Being Your Own Best Advocate
As I was moderating the comments on the Facebook page for LungCancer.net I found a topic that comes up a lot. People ask questions about care, treatment, and simply “what next?”. When you are given a lung cancer diagnosis, you need to remember to “be your best advocate”. I will talk about what that means to me.
We are responsible for our care
We need to remember that we are responsible for our care. The doctors, oncologists, and nurses see so many patients in a day and they are ultimately human. Now, we don’t want to think that our oncologist will make an error, but it happens! We can trust them fully that they will make the right decision for us but I feel that it is also important to do your own research as well.
There are a few ways to make treatment decisions such as fully relying on your oncologist to make the decision, doing your own research and making the decision yourself, or doing a hybrid choice and making the decision together with your oncologist.
Be your own best advocate
Second opinions are also a way to “be your best advocate”. If an oncologist tells you that there are no more options, seek out a second opinion. They may agree with the first oncologist but they may also know something that the first oncologist didn’t. I would suggest finding an oncologist in a major cancer center or university if that is plausible. Traveling is helpful but some also do remote consultations.
Navigating hospital stays
Staying in the hospital can be a part of your lung cancer journey whether it is at the beginning (like me) or more frequent. When you are admitted into the hospital you see many staff members from nurses to phlebotomy to doctors.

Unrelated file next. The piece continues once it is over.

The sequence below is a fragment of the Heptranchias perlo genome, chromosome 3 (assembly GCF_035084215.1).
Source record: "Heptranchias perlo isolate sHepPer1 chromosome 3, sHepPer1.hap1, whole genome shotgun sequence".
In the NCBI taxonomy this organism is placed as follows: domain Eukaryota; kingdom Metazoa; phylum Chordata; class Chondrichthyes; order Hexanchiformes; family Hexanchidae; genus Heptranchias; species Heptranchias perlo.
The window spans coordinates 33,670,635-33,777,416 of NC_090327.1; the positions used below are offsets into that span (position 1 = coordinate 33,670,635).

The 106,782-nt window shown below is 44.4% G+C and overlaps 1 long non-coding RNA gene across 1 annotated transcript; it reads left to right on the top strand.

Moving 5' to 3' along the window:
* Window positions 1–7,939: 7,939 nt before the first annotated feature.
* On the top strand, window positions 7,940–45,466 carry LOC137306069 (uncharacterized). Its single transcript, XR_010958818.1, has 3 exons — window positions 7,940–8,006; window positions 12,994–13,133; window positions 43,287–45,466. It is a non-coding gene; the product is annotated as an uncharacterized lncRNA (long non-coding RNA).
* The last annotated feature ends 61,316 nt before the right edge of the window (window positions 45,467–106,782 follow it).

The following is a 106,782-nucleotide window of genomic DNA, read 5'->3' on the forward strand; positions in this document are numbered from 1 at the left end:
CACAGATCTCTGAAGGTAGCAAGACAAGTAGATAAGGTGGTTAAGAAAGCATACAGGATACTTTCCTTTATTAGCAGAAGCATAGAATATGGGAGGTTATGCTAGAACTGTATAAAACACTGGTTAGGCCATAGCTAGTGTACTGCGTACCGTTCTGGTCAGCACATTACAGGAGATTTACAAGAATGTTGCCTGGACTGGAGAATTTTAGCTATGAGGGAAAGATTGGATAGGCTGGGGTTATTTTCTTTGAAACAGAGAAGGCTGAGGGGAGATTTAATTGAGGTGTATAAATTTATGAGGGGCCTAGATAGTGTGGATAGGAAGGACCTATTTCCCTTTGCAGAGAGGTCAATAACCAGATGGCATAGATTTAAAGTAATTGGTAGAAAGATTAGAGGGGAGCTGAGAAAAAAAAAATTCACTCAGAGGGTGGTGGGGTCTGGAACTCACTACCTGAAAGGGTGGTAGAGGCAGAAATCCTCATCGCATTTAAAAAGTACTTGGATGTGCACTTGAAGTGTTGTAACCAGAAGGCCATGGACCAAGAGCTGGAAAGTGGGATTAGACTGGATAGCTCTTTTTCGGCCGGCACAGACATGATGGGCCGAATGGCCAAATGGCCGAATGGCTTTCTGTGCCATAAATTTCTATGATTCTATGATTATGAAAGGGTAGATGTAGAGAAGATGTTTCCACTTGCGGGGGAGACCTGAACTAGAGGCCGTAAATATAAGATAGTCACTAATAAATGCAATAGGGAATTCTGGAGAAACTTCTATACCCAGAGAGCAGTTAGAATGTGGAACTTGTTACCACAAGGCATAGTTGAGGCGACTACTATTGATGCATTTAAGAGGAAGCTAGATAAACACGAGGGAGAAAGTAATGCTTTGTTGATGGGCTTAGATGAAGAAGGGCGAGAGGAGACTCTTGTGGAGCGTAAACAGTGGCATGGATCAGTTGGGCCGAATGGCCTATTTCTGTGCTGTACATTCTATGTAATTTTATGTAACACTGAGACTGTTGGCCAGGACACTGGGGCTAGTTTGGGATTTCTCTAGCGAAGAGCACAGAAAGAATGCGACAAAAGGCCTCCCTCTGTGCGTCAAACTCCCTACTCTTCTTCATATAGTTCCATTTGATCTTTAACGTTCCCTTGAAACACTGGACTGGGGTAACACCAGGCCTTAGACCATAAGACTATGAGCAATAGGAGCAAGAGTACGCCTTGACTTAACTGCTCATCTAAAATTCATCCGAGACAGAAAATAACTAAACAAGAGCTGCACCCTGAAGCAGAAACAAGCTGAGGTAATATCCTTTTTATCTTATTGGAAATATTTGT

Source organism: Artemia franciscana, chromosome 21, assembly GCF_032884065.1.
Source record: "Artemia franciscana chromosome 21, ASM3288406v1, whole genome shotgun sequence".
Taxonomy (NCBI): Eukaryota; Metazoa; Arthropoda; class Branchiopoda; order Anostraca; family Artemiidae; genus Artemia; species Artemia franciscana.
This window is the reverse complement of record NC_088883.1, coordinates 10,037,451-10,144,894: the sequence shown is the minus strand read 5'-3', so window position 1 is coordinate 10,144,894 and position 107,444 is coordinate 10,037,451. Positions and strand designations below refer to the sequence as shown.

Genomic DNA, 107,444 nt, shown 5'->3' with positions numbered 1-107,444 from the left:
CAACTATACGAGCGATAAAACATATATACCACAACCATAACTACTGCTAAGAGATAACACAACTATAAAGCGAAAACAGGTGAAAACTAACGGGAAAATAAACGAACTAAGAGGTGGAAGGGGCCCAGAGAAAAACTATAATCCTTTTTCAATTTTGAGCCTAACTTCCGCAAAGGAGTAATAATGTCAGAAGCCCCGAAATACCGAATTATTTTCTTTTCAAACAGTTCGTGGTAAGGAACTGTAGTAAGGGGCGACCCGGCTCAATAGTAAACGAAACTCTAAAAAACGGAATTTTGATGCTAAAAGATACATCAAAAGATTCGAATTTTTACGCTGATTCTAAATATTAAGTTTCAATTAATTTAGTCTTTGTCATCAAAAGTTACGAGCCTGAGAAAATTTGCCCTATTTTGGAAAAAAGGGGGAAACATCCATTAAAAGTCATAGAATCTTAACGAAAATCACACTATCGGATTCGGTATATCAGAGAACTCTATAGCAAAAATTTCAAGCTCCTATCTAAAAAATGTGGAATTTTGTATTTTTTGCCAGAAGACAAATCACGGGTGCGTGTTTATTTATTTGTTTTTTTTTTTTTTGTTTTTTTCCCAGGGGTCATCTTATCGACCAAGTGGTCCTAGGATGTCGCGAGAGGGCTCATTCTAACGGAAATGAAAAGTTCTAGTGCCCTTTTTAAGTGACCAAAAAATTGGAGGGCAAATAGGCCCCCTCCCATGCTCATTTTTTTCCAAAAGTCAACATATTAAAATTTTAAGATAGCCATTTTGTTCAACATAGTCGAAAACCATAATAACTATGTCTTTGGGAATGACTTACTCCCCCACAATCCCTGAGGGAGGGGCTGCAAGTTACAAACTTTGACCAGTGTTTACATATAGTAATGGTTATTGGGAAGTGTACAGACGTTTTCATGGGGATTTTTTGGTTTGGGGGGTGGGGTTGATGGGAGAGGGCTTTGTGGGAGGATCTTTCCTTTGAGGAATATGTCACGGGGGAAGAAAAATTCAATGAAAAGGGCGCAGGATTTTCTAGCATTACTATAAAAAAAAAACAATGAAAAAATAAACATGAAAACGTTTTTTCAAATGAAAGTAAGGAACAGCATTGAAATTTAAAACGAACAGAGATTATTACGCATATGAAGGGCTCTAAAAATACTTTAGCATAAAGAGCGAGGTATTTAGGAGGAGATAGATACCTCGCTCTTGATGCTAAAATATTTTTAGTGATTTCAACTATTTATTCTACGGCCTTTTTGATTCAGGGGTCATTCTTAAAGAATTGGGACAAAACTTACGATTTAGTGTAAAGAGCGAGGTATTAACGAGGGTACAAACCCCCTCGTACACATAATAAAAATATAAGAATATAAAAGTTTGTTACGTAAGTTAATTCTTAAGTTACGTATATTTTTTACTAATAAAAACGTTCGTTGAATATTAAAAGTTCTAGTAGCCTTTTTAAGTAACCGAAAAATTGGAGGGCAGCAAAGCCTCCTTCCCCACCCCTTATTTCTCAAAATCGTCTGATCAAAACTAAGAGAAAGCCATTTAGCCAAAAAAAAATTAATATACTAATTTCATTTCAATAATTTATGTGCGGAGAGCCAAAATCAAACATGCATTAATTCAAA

If for any reason you are not comfortable with a staff member you can “fire” them. I would say that in this situation it is OK to “be a Karen” in the hospital if it means getting the best care for yourself and being your best advocate.
My personal experience with incorrect information
My personal story where I felt that my family and I advocated for me is when I was in the hospital. We did have to fire a nurse because she did not give me the blood thinner shot correctly. She made it painful and while I know it is a shot, of course, it's not going to tickle, they were ways for her to make it less painful and she simply did not do that.
I was in the hospital because they found something near my heart on the scans. It was thought to be one of two things cancer progression or a blood clot. They were going back and forth on whether they wanted to do open heart surgery but ultimately decided not to. We spoke with the doctor about this and that was that. Or so we thought.
Later that day another doctor came in and started going over the possible outcomes of surgery. I signed some paperwork but my family questioned it. They asked why I was signing the paperwork and they said it was consent to open-heart surgery. So they asked for him to please check to make sure this is accurate because of the conversation that we had earlier in the day.
In the end, I did not have surgery and we all got on the same page. I was not in the right mind to be making these decisions so I am happy that my family was there with me. It did end up being a blood clot and there was fluid around my heart so it was drained and the clot dissipated.
Do you considered yourself to be a well-informed lung cancer patient?